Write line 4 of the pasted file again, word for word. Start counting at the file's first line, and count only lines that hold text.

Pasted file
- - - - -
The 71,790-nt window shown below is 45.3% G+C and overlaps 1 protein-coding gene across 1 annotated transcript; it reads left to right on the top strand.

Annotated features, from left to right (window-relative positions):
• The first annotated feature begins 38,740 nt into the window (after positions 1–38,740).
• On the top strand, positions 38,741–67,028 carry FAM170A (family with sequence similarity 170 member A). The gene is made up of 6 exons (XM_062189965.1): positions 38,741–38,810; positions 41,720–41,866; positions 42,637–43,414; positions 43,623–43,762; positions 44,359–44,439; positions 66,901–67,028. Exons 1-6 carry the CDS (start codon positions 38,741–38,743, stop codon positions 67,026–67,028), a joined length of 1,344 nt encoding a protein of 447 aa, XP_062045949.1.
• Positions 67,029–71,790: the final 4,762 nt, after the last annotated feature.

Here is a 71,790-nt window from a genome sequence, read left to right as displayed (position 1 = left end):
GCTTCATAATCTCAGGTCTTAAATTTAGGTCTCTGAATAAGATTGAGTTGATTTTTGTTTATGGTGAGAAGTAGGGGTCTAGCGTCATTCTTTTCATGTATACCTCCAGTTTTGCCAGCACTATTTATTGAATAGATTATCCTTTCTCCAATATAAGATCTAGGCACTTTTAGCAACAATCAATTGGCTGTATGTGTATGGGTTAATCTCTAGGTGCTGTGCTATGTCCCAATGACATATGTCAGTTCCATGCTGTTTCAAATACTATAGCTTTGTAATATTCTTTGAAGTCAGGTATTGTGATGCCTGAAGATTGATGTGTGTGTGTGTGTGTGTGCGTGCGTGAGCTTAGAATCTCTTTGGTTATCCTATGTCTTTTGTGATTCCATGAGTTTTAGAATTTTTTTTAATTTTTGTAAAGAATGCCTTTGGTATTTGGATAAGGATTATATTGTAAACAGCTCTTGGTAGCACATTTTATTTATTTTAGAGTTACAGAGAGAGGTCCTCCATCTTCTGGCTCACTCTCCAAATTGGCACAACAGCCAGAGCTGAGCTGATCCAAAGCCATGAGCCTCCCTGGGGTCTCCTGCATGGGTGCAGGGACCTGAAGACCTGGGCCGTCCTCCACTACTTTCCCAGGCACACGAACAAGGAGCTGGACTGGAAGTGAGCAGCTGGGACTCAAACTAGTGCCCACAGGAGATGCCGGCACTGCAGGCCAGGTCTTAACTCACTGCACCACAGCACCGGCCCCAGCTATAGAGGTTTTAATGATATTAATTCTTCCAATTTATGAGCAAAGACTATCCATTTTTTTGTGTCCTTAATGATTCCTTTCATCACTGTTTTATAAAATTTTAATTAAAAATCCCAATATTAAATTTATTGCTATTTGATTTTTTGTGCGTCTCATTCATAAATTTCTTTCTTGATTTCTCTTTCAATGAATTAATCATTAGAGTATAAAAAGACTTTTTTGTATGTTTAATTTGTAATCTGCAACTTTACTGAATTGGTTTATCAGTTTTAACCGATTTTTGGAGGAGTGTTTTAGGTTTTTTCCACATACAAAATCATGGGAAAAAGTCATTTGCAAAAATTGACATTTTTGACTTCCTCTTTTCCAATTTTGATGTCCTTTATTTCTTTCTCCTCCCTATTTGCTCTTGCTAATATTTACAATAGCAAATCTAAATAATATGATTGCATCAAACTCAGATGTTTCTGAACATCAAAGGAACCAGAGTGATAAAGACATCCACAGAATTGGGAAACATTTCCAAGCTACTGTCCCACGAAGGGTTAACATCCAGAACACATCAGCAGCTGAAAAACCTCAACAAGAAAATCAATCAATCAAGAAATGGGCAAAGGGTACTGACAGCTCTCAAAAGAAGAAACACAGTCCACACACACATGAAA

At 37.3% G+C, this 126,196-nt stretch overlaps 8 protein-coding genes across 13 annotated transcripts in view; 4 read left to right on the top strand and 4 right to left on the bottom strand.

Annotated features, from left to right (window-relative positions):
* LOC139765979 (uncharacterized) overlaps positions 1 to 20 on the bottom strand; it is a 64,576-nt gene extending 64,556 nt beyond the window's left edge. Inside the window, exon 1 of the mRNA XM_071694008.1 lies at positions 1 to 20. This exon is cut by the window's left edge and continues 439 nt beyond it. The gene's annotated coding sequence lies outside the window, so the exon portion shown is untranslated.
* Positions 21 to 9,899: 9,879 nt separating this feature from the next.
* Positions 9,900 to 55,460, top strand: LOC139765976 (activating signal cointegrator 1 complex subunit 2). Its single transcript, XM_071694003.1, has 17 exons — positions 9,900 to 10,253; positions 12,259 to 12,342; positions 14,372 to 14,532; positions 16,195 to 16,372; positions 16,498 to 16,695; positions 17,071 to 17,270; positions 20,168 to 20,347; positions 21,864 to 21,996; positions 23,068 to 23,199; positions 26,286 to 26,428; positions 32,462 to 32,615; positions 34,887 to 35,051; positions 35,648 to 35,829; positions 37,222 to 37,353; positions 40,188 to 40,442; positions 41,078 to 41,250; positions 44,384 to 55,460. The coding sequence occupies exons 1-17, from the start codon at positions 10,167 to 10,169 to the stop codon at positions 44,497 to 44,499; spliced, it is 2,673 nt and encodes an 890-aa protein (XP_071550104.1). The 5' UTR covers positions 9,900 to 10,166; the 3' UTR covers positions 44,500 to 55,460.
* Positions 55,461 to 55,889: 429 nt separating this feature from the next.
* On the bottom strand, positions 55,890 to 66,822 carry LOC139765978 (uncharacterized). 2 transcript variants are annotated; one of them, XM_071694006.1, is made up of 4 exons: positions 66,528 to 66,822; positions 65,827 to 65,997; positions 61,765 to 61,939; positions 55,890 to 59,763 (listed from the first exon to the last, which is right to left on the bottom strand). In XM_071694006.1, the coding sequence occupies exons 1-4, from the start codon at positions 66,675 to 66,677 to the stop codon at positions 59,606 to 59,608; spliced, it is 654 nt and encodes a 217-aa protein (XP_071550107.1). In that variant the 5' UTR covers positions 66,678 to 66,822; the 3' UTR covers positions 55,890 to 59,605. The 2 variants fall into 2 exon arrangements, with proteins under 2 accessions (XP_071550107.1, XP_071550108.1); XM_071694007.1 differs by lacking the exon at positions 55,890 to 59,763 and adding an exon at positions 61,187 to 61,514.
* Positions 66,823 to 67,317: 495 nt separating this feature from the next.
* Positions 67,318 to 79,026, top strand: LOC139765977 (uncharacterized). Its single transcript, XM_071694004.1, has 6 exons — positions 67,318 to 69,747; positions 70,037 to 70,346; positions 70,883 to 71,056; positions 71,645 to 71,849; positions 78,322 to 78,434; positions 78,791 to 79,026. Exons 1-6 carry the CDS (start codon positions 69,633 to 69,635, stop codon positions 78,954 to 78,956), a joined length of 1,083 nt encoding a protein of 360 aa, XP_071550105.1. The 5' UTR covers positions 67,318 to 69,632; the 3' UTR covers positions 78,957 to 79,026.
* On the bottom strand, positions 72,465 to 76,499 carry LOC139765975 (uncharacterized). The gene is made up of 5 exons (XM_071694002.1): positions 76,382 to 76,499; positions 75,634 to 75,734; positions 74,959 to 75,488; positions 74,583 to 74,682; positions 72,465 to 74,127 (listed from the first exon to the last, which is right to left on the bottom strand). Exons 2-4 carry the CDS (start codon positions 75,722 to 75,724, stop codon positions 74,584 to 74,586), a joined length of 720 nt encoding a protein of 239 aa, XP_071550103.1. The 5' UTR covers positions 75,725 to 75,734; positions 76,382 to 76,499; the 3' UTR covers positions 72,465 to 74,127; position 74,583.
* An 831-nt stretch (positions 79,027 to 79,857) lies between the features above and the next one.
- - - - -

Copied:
• On the top strand, positions 38,741–67,028 carry FAM170A (family with sequence similarity 170 member A). The gene is made up of 6 exons (XM_062189965.1): positions 38,741–38,810; positions 41,720–41,866; positions 42,637–43,414; positions 43,623–43,762; positions 44,359–44,439; positions 66,901–67,028. Exons 1-6 carry the CDS (start codon positions 38,741–38,743, stop codon positions 67,026–67,028), a joined length of 1,344 nt encoding a protein of 447 aa, XP_062045949.1.